Where is the midbrain located?

The midbrain is not just a bridge between the hindbrain and the forebrain, it is plays several important roles in controlling the eye responses to light exposure and hearing. In terms of positioning, the midbrain is a relatively small structure located under the cerebral cortex, in the immediate approach of the brain’s center, right between the cerebral pedicles.

Its anatomy is pretty simple: the midbrain incorporates the corpora quadricemena, known also as the tectum (responsible for optic and hearing reflexes), the cerebral peduncles (known also as the basis pedunculi), and a couple of other nuclei and fasciculi. It is therefore safe to say that this structure connects, basically, the brain stem to the higher-level structures in the brain.

midbrain locationThe tectum is per se the most important part of the midbrain as it comprises 4 colliculi, the caudal and the rostral ones. The first ones are liked to the thalamus (one of the most important relay stations of the central nervous system) through the medial geniculate body and play a major role in processing sounds. The other ones, the rostral colliculi, are also linked to the thalamus, but not by the medical geniculate body, but by the medial geniculate body. This formation helps the brain to process visual information, including processing special information (even during the sleep).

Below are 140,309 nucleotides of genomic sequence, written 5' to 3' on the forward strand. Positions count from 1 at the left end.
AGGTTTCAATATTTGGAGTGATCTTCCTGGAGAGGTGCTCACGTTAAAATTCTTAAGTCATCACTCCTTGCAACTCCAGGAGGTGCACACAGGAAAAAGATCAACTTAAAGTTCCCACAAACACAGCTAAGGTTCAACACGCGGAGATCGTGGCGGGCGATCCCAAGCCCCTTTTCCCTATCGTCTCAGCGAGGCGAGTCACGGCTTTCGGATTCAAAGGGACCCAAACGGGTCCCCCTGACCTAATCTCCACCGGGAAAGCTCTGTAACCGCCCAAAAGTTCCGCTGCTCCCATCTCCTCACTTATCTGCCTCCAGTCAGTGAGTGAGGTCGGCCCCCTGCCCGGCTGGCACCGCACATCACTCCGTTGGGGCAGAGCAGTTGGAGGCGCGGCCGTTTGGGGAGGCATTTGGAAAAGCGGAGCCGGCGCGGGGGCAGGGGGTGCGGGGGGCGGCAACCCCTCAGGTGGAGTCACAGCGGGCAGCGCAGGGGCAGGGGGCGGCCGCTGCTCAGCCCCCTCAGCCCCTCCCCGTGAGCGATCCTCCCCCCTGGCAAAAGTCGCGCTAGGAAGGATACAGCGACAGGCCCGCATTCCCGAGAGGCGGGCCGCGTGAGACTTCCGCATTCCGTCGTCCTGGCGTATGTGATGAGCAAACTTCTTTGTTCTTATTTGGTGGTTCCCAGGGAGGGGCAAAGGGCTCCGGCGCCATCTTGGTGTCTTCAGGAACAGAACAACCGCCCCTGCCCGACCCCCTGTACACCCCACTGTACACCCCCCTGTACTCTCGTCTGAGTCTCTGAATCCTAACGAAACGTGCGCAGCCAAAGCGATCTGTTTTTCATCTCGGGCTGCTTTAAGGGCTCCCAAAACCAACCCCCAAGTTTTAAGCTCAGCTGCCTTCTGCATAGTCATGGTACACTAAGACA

Another distinctive structure of the midbrain is the surface called Substantia Nigra, which can be identified with ease by it’s relatively dark/blackish pigmentation. Anatomists say about this area that it is involved in the control of the moves, not of all the moves, but only the one made voluntarily.

Last but not least, midbrain helps the hypothalamus to regulate the body temperature. Depending on the information it receives, both of the structure can decide whether to cool the body (and stimulate sweating) or to heat the body (especially in infections, as a primary protection system against the bacteria or the viruses).

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